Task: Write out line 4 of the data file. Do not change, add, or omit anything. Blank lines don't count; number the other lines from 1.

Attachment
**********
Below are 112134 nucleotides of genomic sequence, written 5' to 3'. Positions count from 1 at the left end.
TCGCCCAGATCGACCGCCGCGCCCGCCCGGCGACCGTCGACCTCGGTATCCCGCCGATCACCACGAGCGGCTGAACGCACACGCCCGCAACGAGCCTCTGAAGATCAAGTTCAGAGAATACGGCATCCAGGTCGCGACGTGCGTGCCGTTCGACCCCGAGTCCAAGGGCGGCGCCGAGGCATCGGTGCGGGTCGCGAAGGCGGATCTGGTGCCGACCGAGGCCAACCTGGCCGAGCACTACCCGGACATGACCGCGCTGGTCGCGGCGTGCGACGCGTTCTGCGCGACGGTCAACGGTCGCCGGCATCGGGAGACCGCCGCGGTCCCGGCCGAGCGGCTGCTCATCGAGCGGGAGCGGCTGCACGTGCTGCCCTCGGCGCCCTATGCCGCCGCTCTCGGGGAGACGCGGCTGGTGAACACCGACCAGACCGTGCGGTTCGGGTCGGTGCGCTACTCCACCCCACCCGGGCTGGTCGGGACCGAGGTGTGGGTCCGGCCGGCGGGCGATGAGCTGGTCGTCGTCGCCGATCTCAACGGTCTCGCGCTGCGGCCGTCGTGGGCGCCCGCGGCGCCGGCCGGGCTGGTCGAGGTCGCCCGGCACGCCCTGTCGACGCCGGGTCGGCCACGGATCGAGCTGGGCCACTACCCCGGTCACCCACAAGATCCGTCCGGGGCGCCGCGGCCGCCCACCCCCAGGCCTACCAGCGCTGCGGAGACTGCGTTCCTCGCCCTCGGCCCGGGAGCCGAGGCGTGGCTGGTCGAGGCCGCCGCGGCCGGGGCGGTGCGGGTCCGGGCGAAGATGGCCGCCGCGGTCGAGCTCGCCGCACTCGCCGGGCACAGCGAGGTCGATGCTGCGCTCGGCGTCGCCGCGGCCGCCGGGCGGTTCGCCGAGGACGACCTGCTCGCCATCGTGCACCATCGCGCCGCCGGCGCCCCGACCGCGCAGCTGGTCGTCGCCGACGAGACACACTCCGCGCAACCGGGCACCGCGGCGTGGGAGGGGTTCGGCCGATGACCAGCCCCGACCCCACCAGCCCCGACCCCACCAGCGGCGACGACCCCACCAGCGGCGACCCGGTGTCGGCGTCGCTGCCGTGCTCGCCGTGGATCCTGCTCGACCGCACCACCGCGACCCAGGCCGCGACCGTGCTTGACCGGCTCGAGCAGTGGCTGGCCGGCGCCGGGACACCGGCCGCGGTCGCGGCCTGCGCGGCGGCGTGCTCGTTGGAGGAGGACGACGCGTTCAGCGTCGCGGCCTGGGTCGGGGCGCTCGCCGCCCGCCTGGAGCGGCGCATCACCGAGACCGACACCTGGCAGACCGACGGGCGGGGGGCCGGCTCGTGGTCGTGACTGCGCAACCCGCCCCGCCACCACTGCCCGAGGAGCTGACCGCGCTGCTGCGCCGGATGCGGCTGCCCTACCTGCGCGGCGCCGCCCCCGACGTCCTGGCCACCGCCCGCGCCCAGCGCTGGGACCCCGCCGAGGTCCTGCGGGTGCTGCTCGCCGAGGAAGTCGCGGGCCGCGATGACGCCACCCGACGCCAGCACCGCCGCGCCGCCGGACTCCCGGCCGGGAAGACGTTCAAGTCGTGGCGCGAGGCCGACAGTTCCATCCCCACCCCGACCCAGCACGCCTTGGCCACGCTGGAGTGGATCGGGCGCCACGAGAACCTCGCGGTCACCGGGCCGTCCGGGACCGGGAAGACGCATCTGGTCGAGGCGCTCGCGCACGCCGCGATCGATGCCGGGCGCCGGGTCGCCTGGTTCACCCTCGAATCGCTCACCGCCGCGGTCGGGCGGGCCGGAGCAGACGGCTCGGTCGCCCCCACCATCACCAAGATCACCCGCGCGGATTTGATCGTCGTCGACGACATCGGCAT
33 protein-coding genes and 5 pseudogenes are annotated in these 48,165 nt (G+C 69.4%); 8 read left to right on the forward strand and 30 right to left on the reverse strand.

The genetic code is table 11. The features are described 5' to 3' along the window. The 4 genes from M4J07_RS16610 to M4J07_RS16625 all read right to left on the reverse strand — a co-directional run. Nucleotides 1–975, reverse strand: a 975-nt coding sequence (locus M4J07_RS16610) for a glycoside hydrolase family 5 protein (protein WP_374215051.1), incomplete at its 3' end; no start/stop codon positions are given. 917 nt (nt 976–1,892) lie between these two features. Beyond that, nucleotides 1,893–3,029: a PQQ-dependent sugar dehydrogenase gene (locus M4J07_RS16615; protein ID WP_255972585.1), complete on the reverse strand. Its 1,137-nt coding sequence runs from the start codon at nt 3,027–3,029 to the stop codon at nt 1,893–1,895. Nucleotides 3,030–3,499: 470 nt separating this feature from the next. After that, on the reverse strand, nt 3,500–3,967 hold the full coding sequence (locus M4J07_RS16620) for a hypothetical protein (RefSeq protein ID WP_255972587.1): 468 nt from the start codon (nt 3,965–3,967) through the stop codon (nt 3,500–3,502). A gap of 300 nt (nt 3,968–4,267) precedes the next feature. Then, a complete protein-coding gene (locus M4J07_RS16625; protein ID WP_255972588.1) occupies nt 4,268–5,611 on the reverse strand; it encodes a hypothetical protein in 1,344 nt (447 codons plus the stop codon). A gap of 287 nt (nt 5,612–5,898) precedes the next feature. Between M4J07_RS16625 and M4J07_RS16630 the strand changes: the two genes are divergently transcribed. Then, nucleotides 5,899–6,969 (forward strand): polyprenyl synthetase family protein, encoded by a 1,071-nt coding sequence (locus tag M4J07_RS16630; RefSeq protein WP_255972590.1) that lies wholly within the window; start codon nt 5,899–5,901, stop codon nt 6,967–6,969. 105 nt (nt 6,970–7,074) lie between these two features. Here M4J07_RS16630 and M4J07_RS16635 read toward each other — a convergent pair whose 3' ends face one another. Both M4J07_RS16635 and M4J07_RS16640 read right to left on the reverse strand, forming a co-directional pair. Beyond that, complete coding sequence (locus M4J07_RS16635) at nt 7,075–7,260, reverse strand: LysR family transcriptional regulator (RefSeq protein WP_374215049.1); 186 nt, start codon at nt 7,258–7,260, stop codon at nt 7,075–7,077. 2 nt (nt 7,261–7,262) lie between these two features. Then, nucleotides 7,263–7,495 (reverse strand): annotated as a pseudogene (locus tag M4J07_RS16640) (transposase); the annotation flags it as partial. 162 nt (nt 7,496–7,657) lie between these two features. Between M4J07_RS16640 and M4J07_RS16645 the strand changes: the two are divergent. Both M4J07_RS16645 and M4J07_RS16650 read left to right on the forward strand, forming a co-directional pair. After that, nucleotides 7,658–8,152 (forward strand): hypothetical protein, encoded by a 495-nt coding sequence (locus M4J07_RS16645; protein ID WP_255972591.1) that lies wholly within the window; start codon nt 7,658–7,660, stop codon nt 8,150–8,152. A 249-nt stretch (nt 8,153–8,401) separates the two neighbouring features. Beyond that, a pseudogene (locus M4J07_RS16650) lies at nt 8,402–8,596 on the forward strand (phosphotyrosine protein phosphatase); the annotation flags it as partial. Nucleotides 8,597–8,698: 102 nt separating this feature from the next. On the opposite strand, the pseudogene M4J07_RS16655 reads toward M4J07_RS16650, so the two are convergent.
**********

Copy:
The genetic code is table 11. The features are described 5' to 3' along the window. The 4 genes from M4J07_RS16610 to M4J07_RS16625 all read right to left on the reverse strand — a co-directional run. Nucleotides 1–975, reverse strand: a 975-nt coding sequence (locus M4J07_RS16610) for a glycoside hydrolase family 5 protein (protein WP_374215051.1), incomplete at its 3' end; no start/stop codon positions are given. 917 nt (nt 976–1,892) lie between these two features. Beyond that, nucleotides 1,893–3,029: a PQQ-dependent sugar dehydrogenase gene (locus M4J07_RS16615; protein ID WP_255972585.1), complete on the reverse strand. Its 1,137-nt coding sequence runs from the start codon at nt 3,027–3,029 to the stop codon at nt 1,893–1,895. Nucleotides 3,030–3,499: 470 nt separating this feature from the next. After that, on the reverse strand, nt 3,500–3,967 hold the full coding sequence (locus M4J07_RS16620) for a hypothetical protein (RefSeq protein ID WP_255972587.1): 468 nt from the start codon (nt 3,965–3,967) through the stop codon (nt 3,500–3,502). A gap of 300 nt (nt 3,968–4,267) precedes the next feature. Then, a complete protein-coding gene (locus M4J07_RS16625; protein ID WP_255972588.1) occupies nt 4,268–5,611 on the reverse strand; it encodes a hypothetical protein in 1,344 nt (447 codons plus the stop codon). A gap of 287 nt (nt 5,612–5,898) precedes the next feature. Between M4J07_RS16625 and M4J07_RS16630 the strand changes: the two genes are divergently transcribed. Then, nucleotides 5,899–6,969 (forward strand): polyprenyl synthetase family protein, encoded by a 1,071-nt coding sequence (locus tag M4J07_RS16630; RefSeq protein WP_255972590.1) that lies wholly within the window; start codon nt 5,899–5,901, stop codon nt 6,967–6,969. 105 nt (nt 6,970–7,074) lie between these two features. Here M4J07_RS16630 and M4J07_RS16635 read toward each other — a convergent pair whose 3' ends face one another. Both M4J07_RS16635 and M4J07_RS16640 read right to left on the reverse strand, forming a co-directional pair. Beyond that, complete coding sequence (locus M4J07_RS16635) at nt 7,075–7,260, reverse strand: LysR family transcriptional regulator (RefSeq protein WP_374215049.1); 186 nt, start codon at nt 7,258–7,260, stop codon at nt 7,075–7,077. 2 nt (nt 7,261–7,262) lie between these two features. Then, nucleotides 7,263–7,495 (reverse strand): annotated as a pseudogene (locus tag M4J07_RS16640) (transposase); the annotation flags it as partial. 162 nt (nt 7,496–7,657) lie between these two features. Between M4J07_RS16640 and M4J07_RS16645 the strand changes: the two are divergent. Both M4J07_RS16645 and M4J07_RS16650 read left to right on the forward strand, forming a co-directional pair. After that, nucleotides 7,658–8,152 (forward strand): hypothetical protein, encoded by a 495-nt coding sequence (locus M4J07_RS16645; protein ID WP_255972591.1) that lies wholly within the window; start codon nt 7,658–7,660, stop codon nt 8,150–8,152. A 249-nt stretch (nt 8,153–8,401) separates the two neighbouring features. Beyond that, a pseudogene (locus M4J07_RS16650) lies at nt 8,402–8,596 on the forward strand (phosphotyrosine protein phosphatase); the annotation flags it as partial. Nucleotides 8,597–8,698: 102 nt separating this feature from the next. On the opposite strand, the pseudogene M4J07_RS16655 reads toward M4J07_RS16650, so the two are convergent.